An Interview with Duncan Dayton

Richard Dole
Sean McCabe

Even at a glance during a preseason test at Sebring, it's impossible to miss the fastidious, if not fanatical, attention to detail that Dayton brings to the Highcroft operation. The star attraction, naturally, is the supersexy Acura prototype. ("We've got more technology in our steering wheels than NASCAR has in its entire paddock," Dayton says.) It's being tended to by twenty mechanics and engineers with résumés stretching from vintage racing to F1. The car, transporter, tent, team uniforms, and signage all bear the striking black, blue, and lime-green livery of title sponsor Patrón Tequila. Even the color-coordinated trio of team motorbikes is parked with military precision.

"Duncan's got a tremendous passion for the sport," says Scott Sharp, who joined Highcroft last year and who will team again with co-driver David Brabham in 2009. "He has the wherewithal to do just about anything he wants, but he eats, drinks, and sleeps racing, and he'll do whatever it takes to win.

Patrón and I got really lucky when we stumbled onto him."

This is high praise for a guy who'd never even sat in a race car until he was thirty-one years old. Dayton dates his love affair with racing to seeing the stunning split-screen opening credits of the 1966 movie Grand Prix when he was an impressionable boy of eight. Growing up in Minneapolis (in the Highcroft neighborhood), he spent countless hours fooling around in go-karts and driving on frozen lakes in his mother's Ford Gra-nada. But his father, Ken, was the CEO of the retail empire now known as Target, and the family had a long history of philanthropy and supporting the arts, so the notion of making a career out of racing, much less racing himself, never occurred to Dayton.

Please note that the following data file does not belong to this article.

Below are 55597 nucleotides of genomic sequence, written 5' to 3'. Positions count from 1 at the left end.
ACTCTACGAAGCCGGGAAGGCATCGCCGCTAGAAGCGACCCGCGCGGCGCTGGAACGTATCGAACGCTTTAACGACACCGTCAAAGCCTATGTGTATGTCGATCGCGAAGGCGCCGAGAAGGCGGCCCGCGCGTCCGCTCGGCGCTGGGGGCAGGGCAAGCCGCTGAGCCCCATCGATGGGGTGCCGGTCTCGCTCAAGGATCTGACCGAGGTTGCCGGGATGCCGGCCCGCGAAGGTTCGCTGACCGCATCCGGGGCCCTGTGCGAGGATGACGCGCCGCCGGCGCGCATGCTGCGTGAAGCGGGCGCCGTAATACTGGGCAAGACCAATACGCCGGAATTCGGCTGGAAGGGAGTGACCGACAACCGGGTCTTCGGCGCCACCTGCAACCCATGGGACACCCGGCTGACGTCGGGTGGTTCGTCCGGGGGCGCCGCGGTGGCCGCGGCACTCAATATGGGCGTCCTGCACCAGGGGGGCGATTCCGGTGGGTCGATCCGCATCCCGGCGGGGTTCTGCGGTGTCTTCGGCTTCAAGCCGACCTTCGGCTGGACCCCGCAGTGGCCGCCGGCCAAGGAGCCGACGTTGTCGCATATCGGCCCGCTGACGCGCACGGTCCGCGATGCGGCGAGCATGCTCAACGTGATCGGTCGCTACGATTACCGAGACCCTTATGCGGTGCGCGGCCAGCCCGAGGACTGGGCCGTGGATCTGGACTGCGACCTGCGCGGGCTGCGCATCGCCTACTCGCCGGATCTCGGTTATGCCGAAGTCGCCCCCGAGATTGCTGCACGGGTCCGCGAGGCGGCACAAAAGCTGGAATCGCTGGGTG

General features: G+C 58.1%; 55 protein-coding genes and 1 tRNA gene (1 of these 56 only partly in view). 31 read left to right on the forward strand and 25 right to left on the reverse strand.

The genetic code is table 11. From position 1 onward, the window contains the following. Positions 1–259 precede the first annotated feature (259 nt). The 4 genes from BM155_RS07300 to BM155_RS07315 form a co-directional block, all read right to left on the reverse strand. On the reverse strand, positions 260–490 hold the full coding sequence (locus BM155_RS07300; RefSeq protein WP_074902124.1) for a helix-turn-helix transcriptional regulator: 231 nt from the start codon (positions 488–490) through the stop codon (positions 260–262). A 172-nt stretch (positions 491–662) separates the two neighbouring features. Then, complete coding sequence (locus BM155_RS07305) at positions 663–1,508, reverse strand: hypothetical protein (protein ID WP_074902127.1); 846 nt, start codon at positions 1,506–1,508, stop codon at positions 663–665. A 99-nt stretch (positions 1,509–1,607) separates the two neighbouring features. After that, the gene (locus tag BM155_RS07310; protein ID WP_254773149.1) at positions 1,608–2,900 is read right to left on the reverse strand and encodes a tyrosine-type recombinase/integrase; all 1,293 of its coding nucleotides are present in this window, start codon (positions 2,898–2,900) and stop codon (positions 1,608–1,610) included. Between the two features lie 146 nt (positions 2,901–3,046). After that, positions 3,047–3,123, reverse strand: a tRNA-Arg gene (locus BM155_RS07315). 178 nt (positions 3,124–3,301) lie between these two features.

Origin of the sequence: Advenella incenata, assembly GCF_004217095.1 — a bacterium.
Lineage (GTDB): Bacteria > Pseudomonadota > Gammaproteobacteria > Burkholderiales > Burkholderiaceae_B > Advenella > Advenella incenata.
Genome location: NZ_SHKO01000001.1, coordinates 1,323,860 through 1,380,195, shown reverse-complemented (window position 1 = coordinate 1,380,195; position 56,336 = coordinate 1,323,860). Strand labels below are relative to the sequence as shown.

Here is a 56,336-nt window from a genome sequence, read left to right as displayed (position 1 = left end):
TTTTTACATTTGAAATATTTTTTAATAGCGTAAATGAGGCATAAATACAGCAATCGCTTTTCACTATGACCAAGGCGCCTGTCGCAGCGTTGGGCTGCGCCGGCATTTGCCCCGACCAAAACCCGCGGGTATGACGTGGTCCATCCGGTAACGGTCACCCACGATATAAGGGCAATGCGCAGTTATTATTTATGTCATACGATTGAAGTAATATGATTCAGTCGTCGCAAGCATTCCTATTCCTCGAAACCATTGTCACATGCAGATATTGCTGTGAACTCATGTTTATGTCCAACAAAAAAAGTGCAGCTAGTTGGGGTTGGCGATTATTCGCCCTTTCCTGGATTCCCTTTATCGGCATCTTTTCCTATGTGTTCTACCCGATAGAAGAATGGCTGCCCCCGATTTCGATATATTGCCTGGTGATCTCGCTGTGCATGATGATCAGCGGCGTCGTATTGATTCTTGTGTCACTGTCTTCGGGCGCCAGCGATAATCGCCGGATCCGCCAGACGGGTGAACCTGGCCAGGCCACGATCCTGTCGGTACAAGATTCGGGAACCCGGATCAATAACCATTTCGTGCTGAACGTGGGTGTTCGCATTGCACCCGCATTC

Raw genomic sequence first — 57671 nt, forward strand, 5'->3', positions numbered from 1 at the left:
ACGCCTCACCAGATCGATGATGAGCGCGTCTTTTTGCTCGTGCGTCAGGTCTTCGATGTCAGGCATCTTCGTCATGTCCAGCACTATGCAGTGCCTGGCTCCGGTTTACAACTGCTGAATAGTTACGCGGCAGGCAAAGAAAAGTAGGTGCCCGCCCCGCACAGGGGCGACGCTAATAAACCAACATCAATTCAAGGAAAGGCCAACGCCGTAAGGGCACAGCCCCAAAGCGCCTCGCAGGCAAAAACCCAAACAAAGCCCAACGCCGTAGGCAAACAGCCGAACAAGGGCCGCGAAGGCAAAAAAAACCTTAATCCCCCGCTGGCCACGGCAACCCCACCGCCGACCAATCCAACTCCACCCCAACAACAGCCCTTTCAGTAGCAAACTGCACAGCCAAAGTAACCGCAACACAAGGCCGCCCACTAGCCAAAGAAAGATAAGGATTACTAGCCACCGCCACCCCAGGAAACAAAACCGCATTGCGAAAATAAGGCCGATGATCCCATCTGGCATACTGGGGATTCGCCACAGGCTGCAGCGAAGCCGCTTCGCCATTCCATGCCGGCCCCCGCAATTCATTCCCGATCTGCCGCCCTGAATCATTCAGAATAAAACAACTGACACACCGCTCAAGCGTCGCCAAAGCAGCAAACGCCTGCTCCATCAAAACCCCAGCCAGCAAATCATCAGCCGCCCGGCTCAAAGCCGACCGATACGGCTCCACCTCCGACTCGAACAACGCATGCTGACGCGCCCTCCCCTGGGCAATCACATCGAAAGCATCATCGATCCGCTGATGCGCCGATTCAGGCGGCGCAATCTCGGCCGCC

Instead, he studied architecture and went into business as a real-estate developer. It was only later that he indulged his long-sublimated love for cars, first restoring a Ferrari Dino and then buying a Brabham BT29 Formula B car whose lithe, cigar-shaped body reminded him of the lovelies featured in Grand Prix. In his first vintage event, he qualified on the pole and finished second, and then he was off to the races - literally.

Over the years, Dayton has amassed a world-class stable of collectibles, including F1 cars such as a Brabham BT33 raced by Black Jack himself, an ex-Graham Hill Lotus 16, and, most iconic of all, the Lotus 79 that Mario Andretti drove to the 1978 world championship. Dayton himself matured into perhaps America's most celebrated vintage racer, winning races on four continents. But inevitably, he grew tired of being a big fish in a small pond. So he and his friend Michael Fitzgerald - another vintage racer who'd come late to the sport - teamed up to race Formula Ford 2000s in professional competition.

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